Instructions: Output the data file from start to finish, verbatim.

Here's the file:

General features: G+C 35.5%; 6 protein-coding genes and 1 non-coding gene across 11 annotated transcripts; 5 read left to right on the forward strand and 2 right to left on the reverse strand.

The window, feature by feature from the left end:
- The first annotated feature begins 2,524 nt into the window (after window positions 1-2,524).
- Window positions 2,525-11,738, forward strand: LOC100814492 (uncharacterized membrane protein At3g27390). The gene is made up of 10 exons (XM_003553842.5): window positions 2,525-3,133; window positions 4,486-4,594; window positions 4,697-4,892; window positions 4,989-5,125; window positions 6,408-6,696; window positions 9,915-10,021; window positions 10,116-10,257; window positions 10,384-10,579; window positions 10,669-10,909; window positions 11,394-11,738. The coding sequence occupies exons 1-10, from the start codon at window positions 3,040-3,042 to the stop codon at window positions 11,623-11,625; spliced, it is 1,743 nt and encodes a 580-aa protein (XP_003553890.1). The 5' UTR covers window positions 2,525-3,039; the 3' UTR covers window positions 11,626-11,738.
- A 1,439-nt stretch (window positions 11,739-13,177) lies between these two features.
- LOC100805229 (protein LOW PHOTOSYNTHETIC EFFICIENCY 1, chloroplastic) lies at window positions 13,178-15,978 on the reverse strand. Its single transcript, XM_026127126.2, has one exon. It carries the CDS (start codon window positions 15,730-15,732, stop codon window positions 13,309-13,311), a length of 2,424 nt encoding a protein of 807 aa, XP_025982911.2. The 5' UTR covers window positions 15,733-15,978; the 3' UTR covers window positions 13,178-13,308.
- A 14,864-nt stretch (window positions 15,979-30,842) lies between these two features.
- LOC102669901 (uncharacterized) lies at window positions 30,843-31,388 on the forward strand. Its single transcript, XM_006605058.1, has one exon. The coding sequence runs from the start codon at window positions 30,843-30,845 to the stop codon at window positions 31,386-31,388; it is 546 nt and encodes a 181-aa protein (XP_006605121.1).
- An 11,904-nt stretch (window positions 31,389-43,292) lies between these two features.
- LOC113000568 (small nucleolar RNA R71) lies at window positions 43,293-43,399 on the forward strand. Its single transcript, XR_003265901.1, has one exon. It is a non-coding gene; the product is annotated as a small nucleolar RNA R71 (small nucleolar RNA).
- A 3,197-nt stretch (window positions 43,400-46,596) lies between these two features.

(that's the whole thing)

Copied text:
General features: G+C 35.5%; 6 protein-coding genes and 1 non-coding gene across 11 annotated transcripts; 5 read left to right on the forward strand and 2 right to left on the reverse strand.

The window, feature by feature from the left end:
- The first annotated feature begins 2,524 nt into the window (after window positions 1-2,524).
- Window positions 2,525-11,738, forward strand: LOC100814492 (uncharacterized membrane protein At3g27390). The gene is made up of 10 exons (XM_003553842.5): window positions 2,525-3,133; window positions 4,486-4,594; window positions 4,697-4,892; window positions 4,989-5,125; window positions 6,408-6,696; window positions 9,915-10,021; window positions 10,116-10,257; window positions 10,384-10,579; window positions 10,669-10,909; window positions 11,394-11,738. The coding sequence occupies exons 1-10, from the start codon at window positions 3,040-3,042 to the stop codon at window positions 11,623-11,625; spliced, it is 1,743 nt and encodes a 580-aa protein (XP_003553890.1). The 5' UTR covers window positions 2,525-3,039; the 3' UTR covers window positions 11,626-11,738.
- A 1,439-nt stretch (window positions 11,739-13,177) lies between these two features.
- LOC100805229 (protein LOW PHOTOSYNTHETIC EFFICIENCY 1, chloroplastic) lies at window positions 13,178-15,978 on the reverse strand. Its single transcript, XM_026127126.2, has one exon. It carries the CDS (start codon window positions 15,730-15,732, stop codon window positions 13,309-13,311), a length of 2,424 nt encoding a protein of 807 aa, XP_025982911.2. The 5' UTR covers window positions 15,733-15,978; the 3' UTR covers window positions 13,178-13,308.
- A 14,864-nt stretch (window positions 15,979-30,842) lies between these two features.
- LOC102669901 (uncharacterized) lies at window positions 30,843-31,388 on the forward strand. Its single transcript, XM_006605058.1, has one exon. The coding sequence runs from the start codon at window positions 30,843-30,845 to the stop codon at window positions 31,386-31,388; it is 546 nt and encodes a 181-aa protein (XP_006605121.1).
- An 11,904-nt stretch (window positions 31,389-43,292) lies between these two features.
- LOC113000568 (small nucleolar RNA R71) lies at window positions 43,293-43,399 on the forward strand. Its single transcript, XR_003265901.1, has one exon. It is a non-coding gene; the product is annotated as a small nucleolar RNA R71 (small nucleolar RNA).
- A 3,197-nt stretch (window positions 43,400-46,596) lies between these two features.